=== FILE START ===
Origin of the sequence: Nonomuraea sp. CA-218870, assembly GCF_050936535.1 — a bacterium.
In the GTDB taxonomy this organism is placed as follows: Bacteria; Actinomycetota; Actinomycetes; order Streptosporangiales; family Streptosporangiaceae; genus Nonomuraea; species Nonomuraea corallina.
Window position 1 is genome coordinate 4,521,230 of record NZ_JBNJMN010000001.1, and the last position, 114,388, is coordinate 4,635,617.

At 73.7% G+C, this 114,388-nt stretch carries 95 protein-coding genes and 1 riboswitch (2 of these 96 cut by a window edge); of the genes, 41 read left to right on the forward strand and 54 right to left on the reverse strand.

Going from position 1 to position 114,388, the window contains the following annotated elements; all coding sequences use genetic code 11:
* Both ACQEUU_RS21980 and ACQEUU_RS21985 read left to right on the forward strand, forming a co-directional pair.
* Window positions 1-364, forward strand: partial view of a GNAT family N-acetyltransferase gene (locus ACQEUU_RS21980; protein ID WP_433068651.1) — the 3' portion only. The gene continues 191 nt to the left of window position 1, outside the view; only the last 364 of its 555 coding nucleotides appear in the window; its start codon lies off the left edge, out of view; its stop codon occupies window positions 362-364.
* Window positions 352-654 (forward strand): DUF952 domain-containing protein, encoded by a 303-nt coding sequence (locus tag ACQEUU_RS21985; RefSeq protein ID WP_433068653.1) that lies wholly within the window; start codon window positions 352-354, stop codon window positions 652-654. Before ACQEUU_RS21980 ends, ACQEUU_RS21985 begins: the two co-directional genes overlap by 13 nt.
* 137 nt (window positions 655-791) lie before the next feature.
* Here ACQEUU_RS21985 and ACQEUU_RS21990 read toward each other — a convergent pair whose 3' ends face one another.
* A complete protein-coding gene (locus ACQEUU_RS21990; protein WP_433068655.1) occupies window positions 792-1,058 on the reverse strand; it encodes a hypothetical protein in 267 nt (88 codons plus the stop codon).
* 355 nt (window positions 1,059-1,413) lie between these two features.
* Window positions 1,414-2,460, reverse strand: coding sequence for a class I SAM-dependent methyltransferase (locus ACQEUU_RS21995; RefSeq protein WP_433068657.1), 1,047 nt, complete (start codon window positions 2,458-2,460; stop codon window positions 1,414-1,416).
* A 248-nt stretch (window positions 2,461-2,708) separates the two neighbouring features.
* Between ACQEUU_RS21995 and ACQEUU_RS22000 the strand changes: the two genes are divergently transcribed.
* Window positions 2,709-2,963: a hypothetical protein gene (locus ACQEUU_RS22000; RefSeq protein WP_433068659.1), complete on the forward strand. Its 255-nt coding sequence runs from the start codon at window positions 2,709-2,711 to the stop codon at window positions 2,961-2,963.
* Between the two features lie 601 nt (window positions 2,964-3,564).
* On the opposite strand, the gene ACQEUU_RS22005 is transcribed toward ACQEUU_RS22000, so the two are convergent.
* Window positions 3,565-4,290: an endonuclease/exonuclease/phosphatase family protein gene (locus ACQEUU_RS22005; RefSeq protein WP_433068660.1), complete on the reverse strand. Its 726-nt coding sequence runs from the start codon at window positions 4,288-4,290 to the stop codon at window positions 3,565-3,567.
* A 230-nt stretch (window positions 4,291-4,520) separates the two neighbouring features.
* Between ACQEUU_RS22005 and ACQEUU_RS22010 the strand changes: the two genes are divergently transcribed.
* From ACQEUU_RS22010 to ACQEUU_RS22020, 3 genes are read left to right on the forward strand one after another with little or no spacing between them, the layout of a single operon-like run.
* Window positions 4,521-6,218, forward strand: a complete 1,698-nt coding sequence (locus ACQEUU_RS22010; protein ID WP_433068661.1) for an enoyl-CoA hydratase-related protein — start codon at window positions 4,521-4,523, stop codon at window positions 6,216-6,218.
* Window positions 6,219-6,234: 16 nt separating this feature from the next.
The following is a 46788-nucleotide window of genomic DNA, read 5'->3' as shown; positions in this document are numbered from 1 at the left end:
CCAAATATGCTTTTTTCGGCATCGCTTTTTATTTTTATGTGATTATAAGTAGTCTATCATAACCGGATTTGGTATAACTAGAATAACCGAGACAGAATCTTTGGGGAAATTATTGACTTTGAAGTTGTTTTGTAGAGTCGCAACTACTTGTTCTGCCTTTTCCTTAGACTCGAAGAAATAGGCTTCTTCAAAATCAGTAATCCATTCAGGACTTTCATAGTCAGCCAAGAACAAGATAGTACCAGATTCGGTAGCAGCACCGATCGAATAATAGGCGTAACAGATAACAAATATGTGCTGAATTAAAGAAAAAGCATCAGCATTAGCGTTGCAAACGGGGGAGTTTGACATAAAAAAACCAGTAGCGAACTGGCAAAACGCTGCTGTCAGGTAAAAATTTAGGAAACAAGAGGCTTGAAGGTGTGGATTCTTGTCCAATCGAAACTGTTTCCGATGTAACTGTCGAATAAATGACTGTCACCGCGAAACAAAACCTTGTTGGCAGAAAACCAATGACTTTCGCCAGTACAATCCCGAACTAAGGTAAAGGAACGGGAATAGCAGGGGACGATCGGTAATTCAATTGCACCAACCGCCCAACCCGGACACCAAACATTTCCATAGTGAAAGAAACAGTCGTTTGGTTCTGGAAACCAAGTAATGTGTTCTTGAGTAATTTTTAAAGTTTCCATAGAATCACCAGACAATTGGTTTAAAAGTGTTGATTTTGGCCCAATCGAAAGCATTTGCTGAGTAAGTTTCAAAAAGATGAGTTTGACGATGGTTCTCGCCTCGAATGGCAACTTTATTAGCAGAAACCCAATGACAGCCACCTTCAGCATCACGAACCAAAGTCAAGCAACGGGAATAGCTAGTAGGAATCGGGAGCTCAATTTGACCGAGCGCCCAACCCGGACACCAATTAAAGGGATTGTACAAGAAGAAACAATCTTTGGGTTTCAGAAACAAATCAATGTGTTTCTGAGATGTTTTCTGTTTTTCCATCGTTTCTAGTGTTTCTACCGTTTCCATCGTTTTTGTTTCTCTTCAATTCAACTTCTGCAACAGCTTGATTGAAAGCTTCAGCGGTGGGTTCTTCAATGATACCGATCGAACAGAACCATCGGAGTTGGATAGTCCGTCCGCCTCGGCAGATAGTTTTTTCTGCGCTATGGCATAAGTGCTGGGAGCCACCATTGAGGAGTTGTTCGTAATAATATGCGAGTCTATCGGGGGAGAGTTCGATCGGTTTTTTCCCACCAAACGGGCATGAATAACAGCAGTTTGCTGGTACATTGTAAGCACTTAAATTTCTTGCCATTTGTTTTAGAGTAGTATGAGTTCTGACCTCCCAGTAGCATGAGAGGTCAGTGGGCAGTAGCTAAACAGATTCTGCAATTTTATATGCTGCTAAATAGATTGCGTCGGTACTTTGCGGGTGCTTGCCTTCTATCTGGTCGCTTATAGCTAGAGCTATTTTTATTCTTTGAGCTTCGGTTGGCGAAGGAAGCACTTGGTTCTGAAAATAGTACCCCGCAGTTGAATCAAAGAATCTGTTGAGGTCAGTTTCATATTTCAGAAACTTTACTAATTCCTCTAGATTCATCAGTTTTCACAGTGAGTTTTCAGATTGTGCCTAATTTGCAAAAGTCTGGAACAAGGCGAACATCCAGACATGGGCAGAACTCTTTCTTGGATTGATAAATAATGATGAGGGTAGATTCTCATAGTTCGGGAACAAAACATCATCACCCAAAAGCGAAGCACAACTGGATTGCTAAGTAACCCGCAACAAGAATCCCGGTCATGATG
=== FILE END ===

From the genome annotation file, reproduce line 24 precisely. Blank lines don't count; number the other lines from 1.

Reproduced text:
* Window positions 6,219-6,234: 16 nt separating this feature from the next.